The International Bearded Vulture Monitoring Network (IBM) monitors Bearded Vultures across seven different regions in Austria, France, Italy, Spain and Switzerland. Besides the common observations and the monitoring of the breeding pairs, the monitoring with GPS tags is important. IBM currently follows the movements and behaviour of many tagged birds, which entails analyzing their movements to help inform conservation actions and tracking them daily to ensure their wellbeing. Both released and wild-hatched birds are equipped with GPS tags. Their age varies – the youngest are in their 1st calendar year (CY) and the oldest is in her 24th CY!
In this blog post, we review the August 2022 Bearded Vulture GPS movements of birds monitored with the IBM-Network by the local partners across the Alps, Massif Central, Maestrazgo and Corsica where we carry out reintroduction and restocking projects.
The Bearded Vulture was driven to extinction in the Alps during the 20th Century, and to bring them back, pioneers from all Alpine countries initiated the reintroduction project in the 1970s. The first birds were released in 1986 at Hohe Tauern National Park (Austria), and in 1997 the first breeding pair successfully raised a chick in the wild in France. Today, there are around 300 Bearded Vultures.
The partners in the IBM network monitor the movements in the Central, Eastern, South-Western and North-Western Alps across Austria, France, Italy and Switzerland. The maps show the different birds, based on their geographic origin.
The birds tagged in the Massif Central come from a captive breeding background and were released for reintroduction purposes as part of LIFE GypConnect. This project aimed to establish a breeding population of Bearded Vultures in the Massif Central, as well as in the Pre-Alps, through reintroduction and promoting dispersal movements between the Alps and the Pyrenean population.
Check out the special excursions of Eglazine and Roc, two Bearded Vultures released within the LIFE GypConnect project!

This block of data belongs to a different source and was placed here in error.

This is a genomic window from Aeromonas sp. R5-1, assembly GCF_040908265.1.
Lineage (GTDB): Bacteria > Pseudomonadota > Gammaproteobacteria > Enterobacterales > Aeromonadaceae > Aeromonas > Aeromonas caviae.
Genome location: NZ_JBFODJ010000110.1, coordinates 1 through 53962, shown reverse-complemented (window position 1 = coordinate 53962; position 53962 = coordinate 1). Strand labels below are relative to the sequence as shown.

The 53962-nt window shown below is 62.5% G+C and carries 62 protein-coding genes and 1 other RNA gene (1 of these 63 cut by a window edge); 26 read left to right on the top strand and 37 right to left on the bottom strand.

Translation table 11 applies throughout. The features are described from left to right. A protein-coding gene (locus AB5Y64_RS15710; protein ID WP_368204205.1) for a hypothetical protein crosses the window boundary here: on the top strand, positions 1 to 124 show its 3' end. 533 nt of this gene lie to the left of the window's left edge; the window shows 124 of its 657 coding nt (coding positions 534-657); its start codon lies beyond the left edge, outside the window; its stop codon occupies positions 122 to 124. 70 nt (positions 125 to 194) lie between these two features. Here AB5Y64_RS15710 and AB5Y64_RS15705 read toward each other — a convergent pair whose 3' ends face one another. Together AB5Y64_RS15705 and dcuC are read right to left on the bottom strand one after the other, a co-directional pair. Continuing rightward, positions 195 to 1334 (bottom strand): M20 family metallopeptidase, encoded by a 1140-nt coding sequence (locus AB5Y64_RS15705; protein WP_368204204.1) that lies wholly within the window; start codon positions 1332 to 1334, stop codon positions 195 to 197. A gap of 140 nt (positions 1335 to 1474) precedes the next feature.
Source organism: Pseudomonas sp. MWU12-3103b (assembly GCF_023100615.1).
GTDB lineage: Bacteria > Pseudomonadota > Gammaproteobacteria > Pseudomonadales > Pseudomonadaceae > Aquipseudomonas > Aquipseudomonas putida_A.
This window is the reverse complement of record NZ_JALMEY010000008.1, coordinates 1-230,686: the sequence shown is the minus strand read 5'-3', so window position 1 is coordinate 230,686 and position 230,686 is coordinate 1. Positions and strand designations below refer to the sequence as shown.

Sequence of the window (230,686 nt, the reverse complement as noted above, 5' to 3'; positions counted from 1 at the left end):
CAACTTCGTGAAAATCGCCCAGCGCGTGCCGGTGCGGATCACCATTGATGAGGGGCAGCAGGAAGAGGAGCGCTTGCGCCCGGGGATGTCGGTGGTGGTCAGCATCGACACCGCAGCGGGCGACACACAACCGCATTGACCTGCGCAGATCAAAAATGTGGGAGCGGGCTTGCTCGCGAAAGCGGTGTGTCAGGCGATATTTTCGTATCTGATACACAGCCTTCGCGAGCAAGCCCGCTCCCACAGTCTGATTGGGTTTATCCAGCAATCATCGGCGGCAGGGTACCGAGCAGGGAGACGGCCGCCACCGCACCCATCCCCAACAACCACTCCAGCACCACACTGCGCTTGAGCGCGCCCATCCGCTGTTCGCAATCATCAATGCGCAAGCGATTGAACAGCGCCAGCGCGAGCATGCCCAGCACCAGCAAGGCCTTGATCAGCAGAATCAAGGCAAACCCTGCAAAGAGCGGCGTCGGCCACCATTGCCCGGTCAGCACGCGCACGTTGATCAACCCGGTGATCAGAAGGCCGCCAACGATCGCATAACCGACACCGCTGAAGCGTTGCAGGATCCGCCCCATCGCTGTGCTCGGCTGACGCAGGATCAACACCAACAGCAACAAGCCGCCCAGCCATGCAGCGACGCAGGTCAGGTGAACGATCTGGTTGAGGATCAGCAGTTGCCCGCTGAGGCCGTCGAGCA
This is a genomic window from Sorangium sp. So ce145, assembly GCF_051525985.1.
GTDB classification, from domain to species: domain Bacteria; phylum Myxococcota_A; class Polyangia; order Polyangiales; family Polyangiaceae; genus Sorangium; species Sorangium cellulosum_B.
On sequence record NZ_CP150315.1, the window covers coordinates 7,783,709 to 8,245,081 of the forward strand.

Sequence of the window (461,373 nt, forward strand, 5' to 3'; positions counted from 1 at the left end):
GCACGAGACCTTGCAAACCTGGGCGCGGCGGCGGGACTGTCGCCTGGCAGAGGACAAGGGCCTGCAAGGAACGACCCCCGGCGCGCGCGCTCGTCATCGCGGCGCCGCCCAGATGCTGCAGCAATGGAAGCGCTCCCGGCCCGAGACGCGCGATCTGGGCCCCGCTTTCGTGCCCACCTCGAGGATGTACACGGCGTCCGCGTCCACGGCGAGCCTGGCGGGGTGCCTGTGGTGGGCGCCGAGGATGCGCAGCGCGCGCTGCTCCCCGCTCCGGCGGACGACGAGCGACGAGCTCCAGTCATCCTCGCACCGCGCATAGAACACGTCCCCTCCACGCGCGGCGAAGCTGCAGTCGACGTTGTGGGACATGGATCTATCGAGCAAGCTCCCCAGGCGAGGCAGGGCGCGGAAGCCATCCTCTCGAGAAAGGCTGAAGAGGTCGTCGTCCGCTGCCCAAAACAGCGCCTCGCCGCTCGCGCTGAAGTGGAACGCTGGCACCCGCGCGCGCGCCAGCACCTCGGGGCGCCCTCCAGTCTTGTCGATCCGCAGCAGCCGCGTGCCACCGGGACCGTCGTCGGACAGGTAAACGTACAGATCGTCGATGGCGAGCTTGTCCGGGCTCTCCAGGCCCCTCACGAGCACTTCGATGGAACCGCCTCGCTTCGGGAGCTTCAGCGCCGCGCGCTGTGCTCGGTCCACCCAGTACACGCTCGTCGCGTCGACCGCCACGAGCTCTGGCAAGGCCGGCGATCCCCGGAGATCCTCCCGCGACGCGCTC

The Maestrazgo reintroduction project in Spain started in 2018 to establish a wild breeding population that will bridge the populations in the Pyrenees and Andalusia. Throughout the project, captive-bred birds will be released in specially constructed hacking sites in the Parque Natural de la Tinença de Benifassà.
The population of Bearded Vultures in Corsica is the last vestige of a former meta-population that used to include Sardinia, Sicily, the Alps and Corsica. It has suffered a severe decline in the last decades, with only four pairs remaining while the productivity has plunged even deeper to zero recently. To boost the local population and to promote successful breeding, a reinforcement project releases captive-bred birds from different bloodlines to increase genetic diversity in the wild. Furthermore, it secures the bloodline of the Corsican birds by extracting eggs and raising them within the VCF’s Bearded Vulture Captive Breeding Network (EEP) in captivity to breed and provide chicks for reintroduction projects in the future. Since the autumn of 2021, these efforts continue within the new LIFE GypRescue project.
International Bearded Vulture Monitoring Network (IBM)
The International Bearded Vulture Monitoring Network (IBM) is a unique international collaboration led by the Vulture Conservation Foundation between national & natural parks and non-governmental organizations to coordinate the monitoring activities for European Bearded Vulture populations. Through this network, data about the Bearded Vulture in Europe is collected, shared and made available to everyone working for the conservation of the species. The IBM-network also uses this data and comes together to discuss conservation strategies and priorities for this species on an international level. There are currently 18 partners and two associated organizations part of the IBM-network.
If you have any Bearded Vulture observations and photographs in the Alps, please report them here.